“Excercise Snacks”

What are “exercise snacks“? Exercise snacks are short bouts of exercise with the intention to interrupt periods of sedentary time. 

When we think about the benefits of exercising, we tend to think that we have to exercise for hours a week or an overwhelmingly long, boring, and exhausting session, or too much for the scarce time we have or energy that is left after a day of work. But… what if there is a simpler way to still reap some benefits without spending as much time, nor long periods of huffing and puffing? Sounds good? Well, good news, because there is! 

Studies have shown that when time is scarce or even for those that do not enjoy exercise much, introducing short breaks of movement such as 3 sets of 20 seconds per sedentary hour spent or 5 minutes for every 3 to 4 sedentary hours, can bring some interesting health benefits, in addition to helping you feel more energized and sharper along the day. 

Even better, these exercise snacks don’t need to be particular exercises but bouts of movement enough to break the sedentary time; you could plan 5 minute breaks for house chores such as vigorously vacuuming, mopping, cleaning, gardening, mowing the lawn, or anything that can give you a quick heart rate increase before you go back to sedentary time. And if you can’t do chores in between, you can always plan a few running/walking up and down the stairs, air squats, desk pushups, jumping jacks, dancing, a few burpees, jump roping (even the invisible one), or again, anything you can do for a quick break. Don’t forget to hydrate properly and breathe. 


“We define exercise snacks as isolated ≤1-min bouts of vigorous exercise performed periodically throughout the day. We hypothesize that exercise snacks are a feasible, well-tolerated, and time-efficient approach to improve cardiorespiratory fitness and reduce the negative impact of sedentary behavior on cardiometabolic health. Efficacy has been demonstrated in small proof-of-concept studies. Additional research should investigate this novel physical activity strategy.”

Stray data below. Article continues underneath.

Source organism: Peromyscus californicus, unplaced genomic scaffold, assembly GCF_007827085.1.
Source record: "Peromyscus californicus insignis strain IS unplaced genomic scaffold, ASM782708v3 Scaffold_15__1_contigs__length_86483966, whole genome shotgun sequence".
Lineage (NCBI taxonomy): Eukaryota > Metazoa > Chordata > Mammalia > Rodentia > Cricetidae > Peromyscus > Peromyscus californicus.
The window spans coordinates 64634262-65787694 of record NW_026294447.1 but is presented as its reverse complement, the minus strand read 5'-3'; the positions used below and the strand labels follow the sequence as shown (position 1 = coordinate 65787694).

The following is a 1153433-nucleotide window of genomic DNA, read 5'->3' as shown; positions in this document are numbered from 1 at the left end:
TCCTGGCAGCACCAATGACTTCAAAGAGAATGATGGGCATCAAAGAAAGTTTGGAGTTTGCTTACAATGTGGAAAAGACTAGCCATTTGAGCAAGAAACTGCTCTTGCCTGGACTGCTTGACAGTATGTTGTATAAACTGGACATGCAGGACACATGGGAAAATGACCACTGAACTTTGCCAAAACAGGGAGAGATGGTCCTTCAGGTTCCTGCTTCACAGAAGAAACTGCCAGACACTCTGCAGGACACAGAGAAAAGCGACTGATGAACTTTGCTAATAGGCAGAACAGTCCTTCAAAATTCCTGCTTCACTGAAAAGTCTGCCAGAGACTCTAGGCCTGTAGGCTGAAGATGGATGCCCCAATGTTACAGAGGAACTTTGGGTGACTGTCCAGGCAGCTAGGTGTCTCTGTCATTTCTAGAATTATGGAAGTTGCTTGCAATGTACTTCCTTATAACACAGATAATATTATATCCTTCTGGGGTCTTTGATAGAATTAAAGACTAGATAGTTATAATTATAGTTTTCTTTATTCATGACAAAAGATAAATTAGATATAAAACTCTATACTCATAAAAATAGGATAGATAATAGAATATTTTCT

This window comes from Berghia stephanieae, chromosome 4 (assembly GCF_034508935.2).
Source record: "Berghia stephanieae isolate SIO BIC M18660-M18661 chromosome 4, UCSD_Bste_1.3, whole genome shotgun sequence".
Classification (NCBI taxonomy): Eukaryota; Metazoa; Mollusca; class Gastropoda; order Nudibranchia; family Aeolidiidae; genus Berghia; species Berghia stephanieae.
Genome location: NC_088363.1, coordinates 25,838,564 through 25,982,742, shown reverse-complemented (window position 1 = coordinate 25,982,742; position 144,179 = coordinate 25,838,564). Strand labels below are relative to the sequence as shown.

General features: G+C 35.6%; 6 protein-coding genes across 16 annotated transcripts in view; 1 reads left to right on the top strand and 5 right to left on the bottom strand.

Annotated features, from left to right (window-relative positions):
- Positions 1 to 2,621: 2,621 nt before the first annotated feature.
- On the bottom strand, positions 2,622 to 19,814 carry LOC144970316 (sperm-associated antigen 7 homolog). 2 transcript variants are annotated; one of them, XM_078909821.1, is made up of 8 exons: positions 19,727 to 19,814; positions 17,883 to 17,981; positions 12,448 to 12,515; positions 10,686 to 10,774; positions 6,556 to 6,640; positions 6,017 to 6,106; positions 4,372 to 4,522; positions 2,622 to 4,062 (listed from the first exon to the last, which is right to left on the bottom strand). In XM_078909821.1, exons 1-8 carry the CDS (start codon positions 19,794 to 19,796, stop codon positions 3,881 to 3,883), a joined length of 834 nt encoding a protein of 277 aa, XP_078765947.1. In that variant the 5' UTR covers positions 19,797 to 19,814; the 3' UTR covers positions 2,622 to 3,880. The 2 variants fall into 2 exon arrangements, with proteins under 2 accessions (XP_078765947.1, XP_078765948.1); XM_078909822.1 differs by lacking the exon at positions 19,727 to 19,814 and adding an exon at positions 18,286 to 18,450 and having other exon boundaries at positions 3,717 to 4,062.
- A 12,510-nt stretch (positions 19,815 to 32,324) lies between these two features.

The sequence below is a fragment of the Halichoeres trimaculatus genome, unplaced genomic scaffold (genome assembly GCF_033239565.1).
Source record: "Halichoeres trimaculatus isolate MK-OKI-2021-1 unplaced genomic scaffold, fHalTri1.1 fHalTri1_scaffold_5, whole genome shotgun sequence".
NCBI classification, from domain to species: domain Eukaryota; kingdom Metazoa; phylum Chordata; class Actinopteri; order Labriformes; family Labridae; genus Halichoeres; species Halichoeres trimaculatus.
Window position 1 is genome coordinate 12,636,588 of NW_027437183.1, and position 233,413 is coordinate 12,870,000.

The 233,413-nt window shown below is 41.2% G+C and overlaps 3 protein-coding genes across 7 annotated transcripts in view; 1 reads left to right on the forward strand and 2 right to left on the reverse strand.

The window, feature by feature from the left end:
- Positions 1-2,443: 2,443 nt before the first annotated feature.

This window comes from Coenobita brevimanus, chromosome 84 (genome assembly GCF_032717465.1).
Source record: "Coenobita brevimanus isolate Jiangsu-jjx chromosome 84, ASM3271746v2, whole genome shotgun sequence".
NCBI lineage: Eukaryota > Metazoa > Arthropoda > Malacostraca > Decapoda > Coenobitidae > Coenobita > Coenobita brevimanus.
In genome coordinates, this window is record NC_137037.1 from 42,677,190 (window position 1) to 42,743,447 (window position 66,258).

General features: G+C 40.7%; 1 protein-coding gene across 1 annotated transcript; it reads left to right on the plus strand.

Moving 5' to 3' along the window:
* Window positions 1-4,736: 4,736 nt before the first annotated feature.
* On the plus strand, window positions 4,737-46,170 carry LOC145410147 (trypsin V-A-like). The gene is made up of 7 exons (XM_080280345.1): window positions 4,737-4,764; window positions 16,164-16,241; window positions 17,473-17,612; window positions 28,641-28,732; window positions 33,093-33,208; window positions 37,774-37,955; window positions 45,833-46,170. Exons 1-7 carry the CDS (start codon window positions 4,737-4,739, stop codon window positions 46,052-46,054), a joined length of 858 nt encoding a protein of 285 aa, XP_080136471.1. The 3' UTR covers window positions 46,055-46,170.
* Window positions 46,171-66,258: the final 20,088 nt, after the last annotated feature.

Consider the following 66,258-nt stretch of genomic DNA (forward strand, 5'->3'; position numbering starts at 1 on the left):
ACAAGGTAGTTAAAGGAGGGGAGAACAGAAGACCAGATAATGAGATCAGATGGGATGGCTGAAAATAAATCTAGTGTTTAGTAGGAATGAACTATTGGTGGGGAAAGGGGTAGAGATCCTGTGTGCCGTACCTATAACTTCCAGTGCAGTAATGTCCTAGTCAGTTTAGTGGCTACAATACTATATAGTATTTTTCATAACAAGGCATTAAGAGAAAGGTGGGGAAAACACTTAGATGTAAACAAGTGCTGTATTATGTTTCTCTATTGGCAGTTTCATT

DOI: 10.1249/JES.0000000000000275

“Higher sedentary time is associated with higher mortality in less active individuals when measured by accelerometry. About 30–40 min of MVPA per day attenuate the association between sedentary time and risk of death, which is lower than previous estimates from self-reported data.”
DOI: 10.1136/bjsports-2020-103270

“Prolonged sedentary time was independently associated with deleterious health outcomes regardless of physical activity.”
DOI: https://pubmed.ncbi.nlm.nih.gov/25599350/

“This study demonstrates an increasing risk of disease and mortality with increasing total sitting time and TV viewing time. It also revealed a threshold of 6–8 h/day of total sitting and 3–4 h/day of TV viewing, above which risk for several important health outcomes increased more rapidly. This suggests that sedentary behaviour guidelines may need further quantification of sitting time volumes that should be avoided, although for some outcomes such as T2D, any sitting time reductions would be beneficial. With 8% of all mortality and 29% of T2D in the English population associated with certain sedentary behaviours, there is great potential for substantial public health benefits. Improvements in the measurement of sedentary time and a better understanding of its confounding structure are therefore essential to improving future public health and clinical guidelines.”
DOI: 10.1007/s10654-018-0380-1

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